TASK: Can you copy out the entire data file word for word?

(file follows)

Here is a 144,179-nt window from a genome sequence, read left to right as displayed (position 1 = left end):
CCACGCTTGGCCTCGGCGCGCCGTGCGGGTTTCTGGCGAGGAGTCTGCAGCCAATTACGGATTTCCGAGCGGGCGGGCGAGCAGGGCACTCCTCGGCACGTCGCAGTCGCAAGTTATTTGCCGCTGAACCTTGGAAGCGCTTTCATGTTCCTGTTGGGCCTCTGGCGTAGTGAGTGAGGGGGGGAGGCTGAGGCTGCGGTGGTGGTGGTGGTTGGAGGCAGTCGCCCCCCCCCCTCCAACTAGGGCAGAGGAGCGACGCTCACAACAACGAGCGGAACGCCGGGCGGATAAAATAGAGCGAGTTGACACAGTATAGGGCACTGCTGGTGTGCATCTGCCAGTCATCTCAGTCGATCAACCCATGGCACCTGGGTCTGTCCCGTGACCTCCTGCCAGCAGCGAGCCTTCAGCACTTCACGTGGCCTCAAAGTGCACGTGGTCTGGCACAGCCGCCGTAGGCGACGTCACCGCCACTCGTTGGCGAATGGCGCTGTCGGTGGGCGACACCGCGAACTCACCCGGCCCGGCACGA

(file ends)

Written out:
Here is a 144,179-nt window from a genome sequence, read left to right as displayed (position 1 = left end):
CCACGCTTGGCCTCGGCGCGCCGTGCGGGTTTCTGGCGAGGAGTCTGCAGCCAATTACGGATTTCCGAGCGGGCGGGCGAGCAGGGCACTCCTCGGCACGTCGCAGTCGCAAGTTATTTGCCGCTGAACCTTGGAAGCGCTTTCATGTTCCTGTTGGGCCTCTGGCGTAGTGAGTGAGGGGGGGAGGCTGAGGCTGCGGTGGTGGTGGTGGTTGGAGGCAGTCGCCCCCCCCCCTCCAACTAGGGCAGAGGAGCGACGCTCACAACAACGAGCGGAACGCCGGGCGGATAAAATAGAGCGAGTTGACACAGTATAGGGCACTGCTGGTGTGCATCTGCCAGTCATCTCAGTCGATCAACCCATGGCACCTGGGTCTGTCCCGTGACCTCCTGCCAGCAGCGAGCCTTCAGCACTTCACGTGGCCTCAAAGTGCACGTGGTCTGGCACAGCCGCCGTAGGCGACGTCACCGCCACTCGTTGGCGAATGGCGCTGTCGGTGGGCGACACCGCGAACTCACCCGGCCCGGCACGA